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Stuff rebrands for Māori Language Week  

New Zealand publisher Stuff has embraced the spirit of Māori Language Week through the rebranding of its flagship website and print assets to reflect the native tongue.

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For the next week, Stuff will be known as Puna, a word which means “a spring of water, a well, or a pool”. Editor-in-chief Patrick Crewdson said the allegorical translation was to evoke the phrase ‘puna o te kī’ – a spring of profound words.”   

“Changing Stuff’s logo to Puna for the week is a sign of our support for the revitalisation of te reo Māori. The language is a taonga, intrinsic to New Zealand’s unique character,” Mr Crewdson said.

 Several regional mastheads are also getting new native language titles: 

  • Hau Rewa Manawatū (Manawatū Standard) – The word “hau” means the dissemination of news and, more figuratively, it is the vitality or the essence of something. Rewa means to elevate and signifies the aim of the newspaper to elevate and promote the region.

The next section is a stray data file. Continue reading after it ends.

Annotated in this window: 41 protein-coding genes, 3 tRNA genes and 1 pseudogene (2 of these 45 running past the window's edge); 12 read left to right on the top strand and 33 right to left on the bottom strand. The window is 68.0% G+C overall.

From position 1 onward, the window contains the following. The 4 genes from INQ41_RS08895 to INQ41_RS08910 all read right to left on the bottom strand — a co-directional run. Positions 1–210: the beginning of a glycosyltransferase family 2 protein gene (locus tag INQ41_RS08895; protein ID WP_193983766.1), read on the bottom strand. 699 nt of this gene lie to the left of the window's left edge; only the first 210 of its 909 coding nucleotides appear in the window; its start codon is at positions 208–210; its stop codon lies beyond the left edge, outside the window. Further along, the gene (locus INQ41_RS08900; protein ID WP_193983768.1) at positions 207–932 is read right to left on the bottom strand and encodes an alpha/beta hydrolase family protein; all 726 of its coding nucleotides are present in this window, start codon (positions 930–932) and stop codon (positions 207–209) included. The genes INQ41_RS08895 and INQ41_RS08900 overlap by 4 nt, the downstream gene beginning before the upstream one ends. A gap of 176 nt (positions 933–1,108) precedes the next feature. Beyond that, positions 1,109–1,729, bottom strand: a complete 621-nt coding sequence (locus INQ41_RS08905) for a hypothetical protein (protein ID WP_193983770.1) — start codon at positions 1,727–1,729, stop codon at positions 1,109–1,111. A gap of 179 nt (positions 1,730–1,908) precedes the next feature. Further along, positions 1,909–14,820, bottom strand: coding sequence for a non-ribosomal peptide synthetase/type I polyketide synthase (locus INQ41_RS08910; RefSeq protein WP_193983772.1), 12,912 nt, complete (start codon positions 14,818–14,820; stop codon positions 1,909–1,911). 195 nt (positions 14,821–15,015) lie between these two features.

• Te Matatika (The Press) – Matatika means to be honest, fair, equitable, straight, impartial and unbiased, capturing the essence of The Press’ latin moto, nihil utile quod non honestum, meaning “nothing is useful that is not honest”. 
  • Te Reo o Waikato (Waikato Times) – Translates to “The voice of Waikato”. 
  • Te Upoko-o-teIka (The Dominion Post) – The newspapers full title, Te Pūrongo o te Upoko-o-te-Ika, translates to “The report from the head of the fish” (of Māui), was created by the council’s partnership iwi, Taranaki Whānui and Ngāti Toa for Mataraki.   
  • Te Karere o Whakatū (Nelson Mail) – Whakatū is the Nelson region and karere means messenger, courier, envoy and message, roughly translating to “the news of the Nelson region”. 
  • Te Karere o Taranaki (Taranaki Daily News) – Similar to The Nelson Mail translation, Te Karere o Taranaki roughly translates to “the news of the Taranaki region”. 

Bernadette Courtney, editor-in-chief of newsrooms, said: “Editors have embraced that community connection by changing their mastheads to acknowledge and celebrate te reo Māori. It is an important part of our heritage. Feedback from readers has already been very positive with them embracing other specific te reo Māori content, including columns written in Māori and translated into English.  

“We see these steps as important in the dialogue about what it means to be a modern Kiwi.”

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